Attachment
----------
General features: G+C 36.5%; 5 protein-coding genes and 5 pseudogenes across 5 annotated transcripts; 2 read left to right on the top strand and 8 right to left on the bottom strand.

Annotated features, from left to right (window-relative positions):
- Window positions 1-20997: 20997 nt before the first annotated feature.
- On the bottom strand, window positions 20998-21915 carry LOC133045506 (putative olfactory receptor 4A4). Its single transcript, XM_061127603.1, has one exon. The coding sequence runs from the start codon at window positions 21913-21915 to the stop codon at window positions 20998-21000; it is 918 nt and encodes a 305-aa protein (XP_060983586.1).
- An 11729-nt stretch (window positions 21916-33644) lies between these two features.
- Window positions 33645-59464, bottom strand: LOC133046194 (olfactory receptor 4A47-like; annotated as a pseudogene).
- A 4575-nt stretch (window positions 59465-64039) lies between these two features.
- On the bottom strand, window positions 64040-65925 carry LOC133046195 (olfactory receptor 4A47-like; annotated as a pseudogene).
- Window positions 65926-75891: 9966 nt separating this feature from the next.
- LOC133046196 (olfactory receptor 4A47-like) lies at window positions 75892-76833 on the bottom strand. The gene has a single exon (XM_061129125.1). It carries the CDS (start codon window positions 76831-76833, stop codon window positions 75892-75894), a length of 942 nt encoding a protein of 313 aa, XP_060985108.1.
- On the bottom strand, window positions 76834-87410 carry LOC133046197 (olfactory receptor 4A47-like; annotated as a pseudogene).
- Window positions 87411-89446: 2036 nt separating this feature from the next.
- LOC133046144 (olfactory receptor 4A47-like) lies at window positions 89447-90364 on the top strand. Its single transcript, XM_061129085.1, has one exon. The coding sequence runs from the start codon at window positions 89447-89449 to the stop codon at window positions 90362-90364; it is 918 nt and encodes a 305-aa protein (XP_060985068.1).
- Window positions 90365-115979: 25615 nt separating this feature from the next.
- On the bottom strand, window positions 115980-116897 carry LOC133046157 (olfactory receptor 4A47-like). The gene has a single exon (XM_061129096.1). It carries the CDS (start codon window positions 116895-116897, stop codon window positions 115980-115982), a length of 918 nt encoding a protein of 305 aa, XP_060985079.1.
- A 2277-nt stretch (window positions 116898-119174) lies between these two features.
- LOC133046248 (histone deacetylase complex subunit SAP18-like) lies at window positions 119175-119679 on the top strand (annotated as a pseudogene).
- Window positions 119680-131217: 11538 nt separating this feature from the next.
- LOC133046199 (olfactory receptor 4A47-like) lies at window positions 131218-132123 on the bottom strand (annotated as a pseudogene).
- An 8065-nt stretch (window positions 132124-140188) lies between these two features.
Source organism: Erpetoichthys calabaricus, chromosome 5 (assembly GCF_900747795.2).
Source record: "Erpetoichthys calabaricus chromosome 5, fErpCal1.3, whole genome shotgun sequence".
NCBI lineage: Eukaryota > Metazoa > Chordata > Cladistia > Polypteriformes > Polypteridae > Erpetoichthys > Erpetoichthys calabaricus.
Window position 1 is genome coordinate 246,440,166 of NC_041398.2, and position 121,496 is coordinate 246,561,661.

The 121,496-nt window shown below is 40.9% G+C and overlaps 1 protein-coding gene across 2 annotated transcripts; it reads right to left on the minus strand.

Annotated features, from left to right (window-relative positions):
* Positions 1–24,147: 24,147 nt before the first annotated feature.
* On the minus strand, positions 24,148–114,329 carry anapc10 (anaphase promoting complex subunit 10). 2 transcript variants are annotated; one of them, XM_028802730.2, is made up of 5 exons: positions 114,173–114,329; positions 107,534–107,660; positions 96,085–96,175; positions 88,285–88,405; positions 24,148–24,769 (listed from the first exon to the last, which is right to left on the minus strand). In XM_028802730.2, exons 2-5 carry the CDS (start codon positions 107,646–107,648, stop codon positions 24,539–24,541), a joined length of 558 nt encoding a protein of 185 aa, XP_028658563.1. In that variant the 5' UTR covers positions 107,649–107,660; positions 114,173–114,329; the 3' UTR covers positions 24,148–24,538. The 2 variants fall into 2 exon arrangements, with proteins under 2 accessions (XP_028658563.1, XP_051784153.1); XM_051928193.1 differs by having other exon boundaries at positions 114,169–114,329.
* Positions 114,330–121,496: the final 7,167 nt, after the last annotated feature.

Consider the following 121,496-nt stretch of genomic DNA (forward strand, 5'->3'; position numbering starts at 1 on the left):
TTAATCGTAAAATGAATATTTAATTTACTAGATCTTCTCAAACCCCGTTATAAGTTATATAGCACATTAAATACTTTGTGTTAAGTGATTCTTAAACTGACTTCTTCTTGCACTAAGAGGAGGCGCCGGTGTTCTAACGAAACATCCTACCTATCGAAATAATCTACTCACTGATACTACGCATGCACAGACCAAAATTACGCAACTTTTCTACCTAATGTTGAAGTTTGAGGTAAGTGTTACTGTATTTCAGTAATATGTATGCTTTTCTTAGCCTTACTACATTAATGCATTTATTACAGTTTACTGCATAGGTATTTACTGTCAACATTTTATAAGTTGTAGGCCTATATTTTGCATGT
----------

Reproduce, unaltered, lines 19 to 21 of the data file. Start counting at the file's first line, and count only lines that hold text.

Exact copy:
- LOC133046199 (olfactory receptor 4A47-like) lies at window positions 131218-132123 on the bottom strand (annotated as a pseudogene).
- An 8065-nt stretch (window positions 132124-140188) lies between these two features.
Source organism: Erpetoichthys calabaricus, chromosome 5 (assembly GCF_900747795.2).